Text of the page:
Monday, June 17, 2013

Monday roundup (06-18-13)

G8 urges Europe to move on bank reform, Japan to fix budget (Reuters)

Lines Blur in U.S.-Europe Debate on Austerity (The New York Times)

Germany now biggest threat to euro: EU's biggest economy wants all the benefits of currency but none of the responsibilities. (The Irish Independent)

German economic growth likely to slow over the summer: Bundesbank (Reuters)

Silvio Berlusconi Urges Italian Government to Break EU Austerity Measures: Italy’s ex-PM said Enrico Letta’s government should exceed EU's 3% deficit limit (International Business Times)

Why [Spanish telecom] Telef√≥nica’s debt is a grave European problem (Quartz)

IMF approves $1.27 bln disbursement to Ireland (Reuters)

UK's Co-op Bank agrees 1.5 bln stg "bail-in" rescue plan (Reuters)

Japan's Deflationary Destiny Ordained By Demographics And The BOJ (Forbes)

Japan PM Abe's true test; rising government bond yields (Reuters)

Detroit default, restructuring plan break new ground - Moody's (Reuters) In Embattled Detroit, No Talk of Sharing Pain (The New York Times) Detroit’s Recovery Plan Dips Into Pensions to Keep City Afloat (Bloomberg) Detroit Recovery Plan Threatens Muni-Market Underpinnings (Bloomberg)

[Also in Michigan:] Pontiac’s Emergency Manager To Lay Out Plans To Avoid Bankruptcy (CBSDetroit)

Illinois’ failing economic model: more food stamps, fewer jobs (Illinois Policy Institute)

Illinois gov. signs tough fracking regulations law (The Associated Press)

Pa. woman sues McDonald's store owners over prepaid debit card used for wages: Natalie Gunshannon worked at a Shavertown, Pa., McDonald's location when she learned that the franchise required employees to accept payment on a J.P. Morgan Chase payroll card. But the card, she contends, imposes fees on virtually every transaction, creating a monetary and physical barrier to her hard-earned cash. (The New York Daily News)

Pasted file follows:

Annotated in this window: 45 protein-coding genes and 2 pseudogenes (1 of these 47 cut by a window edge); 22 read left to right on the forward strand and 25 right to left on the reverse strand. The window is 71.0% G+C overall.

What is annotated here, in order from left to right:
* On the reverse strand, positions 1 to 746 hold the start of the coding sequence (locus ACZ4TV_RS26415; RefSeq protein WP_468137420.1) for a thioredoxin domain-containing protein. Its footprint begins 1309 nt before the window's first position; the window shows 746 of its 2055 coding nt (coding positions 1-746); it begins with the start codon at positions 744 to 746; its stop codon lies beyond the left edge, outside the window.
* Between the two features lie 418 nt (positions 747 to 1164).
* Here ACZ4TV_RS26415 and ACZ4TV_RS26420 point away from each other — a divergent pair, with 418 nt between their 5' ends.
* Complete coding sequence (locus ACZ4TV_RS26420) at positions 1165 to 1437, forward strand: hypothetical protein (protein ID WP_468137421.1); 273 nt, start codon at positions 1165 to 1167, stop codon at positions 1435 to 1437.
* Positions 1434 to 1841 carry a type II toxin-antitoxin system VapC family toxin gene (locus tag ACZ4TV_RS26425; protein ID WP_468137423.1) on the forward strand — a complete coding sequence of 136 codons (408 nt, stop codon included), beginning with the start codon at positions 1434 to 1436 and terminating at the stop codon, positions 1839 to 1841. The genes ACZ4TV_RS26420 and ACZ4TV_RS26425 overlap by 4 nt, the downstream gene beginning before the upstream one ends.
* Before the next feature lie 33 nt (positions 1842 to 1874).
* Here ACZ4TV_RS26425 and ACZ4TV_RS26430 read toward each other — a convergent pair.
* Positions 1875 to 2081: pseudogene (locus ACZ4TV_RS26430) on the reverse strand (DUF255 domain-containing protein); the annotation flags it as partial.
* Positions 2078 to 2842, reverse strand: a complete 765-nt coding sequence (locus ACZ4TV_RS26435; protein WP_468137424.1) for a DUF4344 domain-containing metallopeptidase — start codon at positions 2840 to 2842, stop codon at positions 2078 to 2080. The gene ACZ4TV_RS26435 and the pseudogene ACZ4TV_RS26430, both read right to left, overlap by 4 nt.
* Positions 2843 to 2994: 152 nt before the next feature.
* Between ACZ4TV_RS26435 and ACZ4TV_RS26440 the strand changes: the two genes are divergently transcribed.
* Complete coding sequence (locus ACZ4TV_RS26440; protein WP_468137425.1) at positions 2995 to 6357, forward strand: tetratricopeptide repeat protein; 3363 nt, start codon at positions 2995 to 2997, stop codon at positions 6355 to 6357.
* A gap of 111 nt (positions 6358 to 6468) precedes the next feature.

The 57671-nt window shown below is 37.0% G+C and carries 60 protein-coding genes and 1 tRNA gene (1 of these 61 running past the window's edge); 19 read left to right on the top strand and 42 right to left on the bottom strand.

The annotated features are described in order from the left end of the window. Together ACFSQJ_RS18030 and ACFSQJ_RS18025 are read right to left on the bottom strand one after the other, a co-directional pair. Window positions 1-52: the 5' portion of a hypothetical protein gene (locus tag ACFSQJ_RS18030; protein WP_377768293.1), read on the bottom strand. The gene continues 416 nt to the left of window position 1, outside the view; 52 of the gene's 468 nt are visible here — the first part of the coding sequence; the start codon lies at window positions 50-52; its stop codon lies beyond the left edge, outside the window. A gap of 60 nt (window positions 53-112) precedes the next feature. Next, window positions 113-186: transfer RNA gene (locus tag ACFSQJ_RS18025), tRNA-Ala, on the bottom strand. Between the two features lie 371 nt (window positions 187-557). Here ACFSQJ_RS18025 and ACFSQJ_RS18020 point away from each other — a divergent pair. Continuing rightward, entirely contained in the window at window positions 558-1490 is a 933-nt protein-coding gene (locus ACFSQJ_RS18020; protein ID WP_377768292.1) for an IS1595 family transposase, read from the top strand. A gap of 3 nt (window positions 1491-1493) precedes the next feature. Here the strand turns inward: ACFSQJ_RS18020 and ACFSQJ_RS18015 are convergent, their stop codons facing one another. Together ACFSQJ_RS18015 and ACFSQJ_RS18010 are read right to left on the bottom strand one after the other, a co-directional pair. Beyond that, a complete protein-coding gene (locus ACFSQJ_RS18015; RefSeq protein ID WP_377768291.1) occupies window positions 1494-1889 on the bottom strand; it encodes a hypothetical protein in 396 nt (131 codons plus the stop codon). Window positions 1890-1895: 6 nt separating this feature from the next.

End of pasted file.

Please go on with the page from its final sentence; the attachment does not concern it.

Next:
Broker on 'Million Dollar Listing' Caught Photoshopping Apt. Pictures (ABCNews)

OneWest to lay off 725 Austin workers (KXAN)

Staffing execs: 650 layoffs planned linked to unpaid DPS contract (Crain's Detroit Business)

     The aim of this blog is to show (mostly from reports in mainstream respected news sources) that there is reason to believe that both the United States and the global economies remain fragile in the wake of the financial crisis of 2008 and that a number of threats that exist today could, if they worsened, bring about economic depression -- not just a minor depression, but a depression worse than the Great Depression. This blog further attempts to show that the financial crisis of 2008 was largely a result of the devastating consequences of excessive risk taking and the absence of effective regulation of such behavior. Furthermore, this blog maintains that not only have the lessons that should have been learned from this experience not been learned, but that the risks to the economy, including the persistent building up of "too big to fail" institutions, have actually increased since the crisis began. Finally this blog also brings to light, from time to time, reports of a parallel threat to economic well-being developing in the energy industry, which suggest an energy shock may be coming much closer in time than is generally imagined.

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